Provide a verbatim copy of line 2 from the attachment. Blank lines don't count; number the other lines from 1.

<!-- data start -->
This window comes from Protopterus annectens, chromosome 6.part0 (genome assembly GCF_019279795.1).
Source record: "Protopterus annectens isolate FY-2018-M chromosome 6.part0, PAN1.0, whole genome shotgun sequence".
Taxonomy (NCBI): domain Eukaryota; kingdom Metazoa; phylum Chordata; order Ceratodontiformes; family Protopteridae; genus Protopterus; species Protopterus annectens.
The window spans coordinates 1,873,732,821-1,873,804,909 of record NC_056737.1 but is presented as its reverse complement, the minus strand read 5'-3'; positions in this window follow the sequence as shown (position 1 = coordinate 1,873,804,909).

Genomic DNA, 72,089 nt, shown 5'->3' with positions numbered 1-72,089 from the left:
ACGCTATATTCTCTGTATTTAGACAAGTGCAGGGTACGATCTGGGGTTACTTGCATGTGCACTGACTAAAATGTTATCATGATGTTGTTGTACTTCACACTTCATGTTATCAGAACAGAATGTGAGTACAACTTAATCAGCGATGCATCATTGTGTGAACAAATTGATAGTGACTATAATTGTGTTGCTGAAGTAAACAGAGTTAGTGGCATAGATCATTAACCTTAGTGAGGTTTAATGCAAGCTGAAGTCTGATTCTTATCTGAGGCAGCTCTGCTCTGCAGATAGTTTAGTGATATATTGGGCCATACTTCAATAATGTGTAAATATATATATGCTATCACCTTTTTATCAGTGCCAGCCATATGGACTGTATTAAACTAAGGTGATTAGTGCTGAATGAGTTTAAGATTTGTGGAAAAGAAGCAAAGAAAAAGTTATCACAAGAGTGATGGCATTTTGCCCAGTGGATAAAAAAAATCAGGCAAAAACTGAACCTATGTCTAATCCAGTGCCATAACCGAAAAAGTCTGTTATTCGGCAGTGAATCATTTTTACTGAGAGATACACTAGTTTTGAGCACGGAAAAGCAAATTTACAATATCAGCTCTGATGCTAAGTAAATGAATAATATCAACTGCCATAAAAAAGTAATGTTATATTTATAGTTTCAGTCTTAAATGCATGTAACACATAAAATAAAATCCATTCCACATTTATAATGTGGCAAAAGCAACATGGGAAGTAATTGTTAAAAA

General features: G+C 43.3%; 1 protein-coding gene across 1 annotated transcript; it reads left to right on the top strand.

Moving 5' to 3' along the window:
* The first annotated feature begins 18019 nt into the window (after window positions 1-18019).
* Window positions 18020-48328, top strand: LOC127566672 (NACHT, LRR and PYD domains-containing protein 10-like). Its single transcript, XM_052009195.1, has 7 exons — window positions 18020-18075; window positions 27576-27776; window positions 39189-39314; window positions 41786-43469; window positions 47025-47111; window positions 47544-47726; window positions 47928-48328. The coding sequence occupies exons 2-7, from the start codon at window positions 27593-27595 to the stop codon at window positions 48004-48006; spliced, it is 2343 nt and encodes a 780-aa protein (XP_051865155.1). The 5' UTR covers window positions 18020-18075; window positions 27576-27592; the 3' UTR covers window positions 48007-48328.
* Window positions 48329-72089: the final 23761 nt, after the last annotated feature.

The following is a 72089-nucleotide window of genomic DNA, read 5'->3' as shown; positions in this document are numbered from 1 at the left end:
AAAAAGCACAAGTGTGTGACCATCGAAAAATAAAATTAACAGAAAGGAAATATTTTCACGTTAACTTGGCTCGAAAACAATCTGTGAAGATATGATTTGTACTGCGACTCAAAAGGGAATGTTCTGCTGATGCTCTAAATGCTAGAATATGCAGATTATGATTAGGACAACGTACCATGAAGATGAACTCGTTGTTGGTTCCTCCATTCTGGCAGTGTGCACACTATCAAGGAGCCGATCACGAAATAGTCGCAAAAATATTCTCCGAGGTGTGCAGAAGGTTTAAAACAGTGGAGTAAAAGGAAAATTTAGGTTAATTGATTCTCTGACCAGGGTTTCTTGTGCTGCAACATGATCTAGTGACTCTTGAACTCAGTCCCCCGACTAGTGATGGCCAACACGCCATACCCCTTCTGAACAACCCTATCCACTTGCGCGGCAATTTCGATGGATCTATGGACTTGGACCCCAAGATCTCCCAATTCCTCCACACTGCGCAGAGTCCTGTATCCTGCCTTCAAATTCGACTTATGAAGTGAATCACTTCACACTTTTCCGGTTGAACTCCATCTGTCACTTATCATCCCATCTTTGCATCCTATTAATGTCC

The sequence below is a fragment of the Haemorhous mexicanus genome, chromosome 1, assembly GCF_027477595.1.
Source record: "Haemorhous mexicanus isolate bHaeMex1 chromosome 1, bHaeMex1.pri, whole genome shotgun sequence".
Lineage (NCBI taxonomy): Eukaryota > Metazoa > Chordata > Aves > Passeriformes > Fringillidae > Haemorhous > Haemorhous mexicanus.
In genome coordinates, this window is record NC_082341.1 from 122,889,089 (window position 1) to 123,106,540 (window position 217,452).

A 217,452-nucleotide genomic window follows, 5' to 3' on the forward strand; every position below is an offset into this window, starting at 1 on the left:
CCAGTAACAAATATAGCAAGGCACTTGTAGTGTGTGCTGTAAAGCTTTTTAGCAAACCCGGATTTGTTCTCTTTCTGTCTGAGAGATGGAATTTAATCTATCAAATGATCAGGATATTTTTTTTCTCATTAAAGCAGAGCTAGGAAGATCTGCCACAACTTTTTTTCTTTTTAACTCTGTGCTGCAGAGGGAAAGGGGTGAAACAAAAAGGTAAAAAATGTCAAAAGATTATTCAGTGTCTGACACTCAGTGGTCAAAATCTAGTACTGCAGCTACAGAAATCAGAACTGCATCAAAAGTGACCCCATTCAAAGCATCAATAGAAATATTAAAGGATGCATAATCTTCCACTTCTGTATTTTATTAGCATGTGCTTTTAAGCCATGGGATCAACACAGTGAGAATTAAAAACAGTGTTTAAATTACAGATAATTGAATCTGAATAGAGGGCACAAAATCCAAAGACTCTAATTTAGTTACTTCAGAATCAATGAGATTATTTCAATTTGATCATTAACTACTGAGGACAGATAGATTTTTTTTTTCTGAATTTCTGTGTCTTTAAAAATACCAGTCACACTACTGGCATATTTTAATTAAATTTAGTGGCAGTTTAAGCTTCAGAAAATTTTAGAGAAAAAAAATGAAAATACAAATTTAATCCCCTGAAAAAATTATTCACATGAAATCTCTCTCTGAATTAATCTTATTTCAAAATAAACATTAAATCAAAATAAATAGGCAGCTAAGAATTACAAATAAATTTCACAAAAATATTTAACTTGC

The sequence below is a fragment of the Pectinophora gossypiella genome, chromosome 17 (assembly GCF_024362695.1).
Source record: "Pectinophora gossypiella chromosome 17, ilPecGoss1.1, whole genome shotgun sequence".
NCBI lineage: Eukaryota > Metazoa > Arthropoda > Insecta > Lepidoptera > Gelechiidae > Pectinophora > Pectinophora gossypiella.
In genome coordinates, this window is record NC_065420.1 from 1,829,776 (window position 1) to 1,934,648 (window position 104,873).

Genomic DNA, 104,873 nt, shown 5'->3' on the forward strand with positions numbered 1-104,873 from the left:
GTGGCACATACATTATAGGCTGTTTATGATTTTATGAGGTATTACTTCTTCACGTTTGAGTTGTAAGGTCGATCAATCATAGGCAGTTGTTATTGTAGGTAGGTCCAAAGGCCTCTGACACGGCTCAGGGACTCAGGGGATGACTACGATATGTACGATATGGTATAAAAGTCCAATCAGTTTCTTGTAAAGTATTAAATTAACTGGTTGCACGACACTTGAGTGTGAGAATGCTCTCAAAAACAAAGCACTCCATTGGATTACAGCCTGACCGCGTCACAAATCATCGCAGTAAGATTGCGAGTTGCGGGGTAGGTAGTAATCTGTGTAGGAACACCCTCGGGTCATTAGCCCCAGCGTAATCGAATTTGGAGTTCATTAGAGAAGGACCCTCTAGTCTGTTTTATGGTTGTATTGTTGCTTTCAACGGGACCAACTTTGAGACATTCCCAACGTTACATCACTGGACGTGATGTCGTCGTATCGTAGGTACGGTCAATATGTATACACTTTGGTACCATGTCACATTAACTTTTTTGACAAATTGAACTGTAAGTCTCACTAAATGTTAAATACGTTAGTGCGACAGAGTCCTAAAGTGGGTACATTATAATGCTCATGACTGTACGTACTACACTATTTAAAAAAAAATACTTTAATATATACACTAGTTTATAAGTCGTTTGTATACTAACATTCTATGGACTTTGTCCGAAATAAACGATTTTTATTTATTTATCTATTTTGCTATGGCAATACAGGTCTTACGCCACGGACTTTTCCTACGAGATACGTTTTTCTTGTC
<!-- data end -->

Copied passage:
Source record: "Protopterus annectens isolate FY-2018-M chromosome 6.part0, PAN1.0, whole genome shotgun sequence".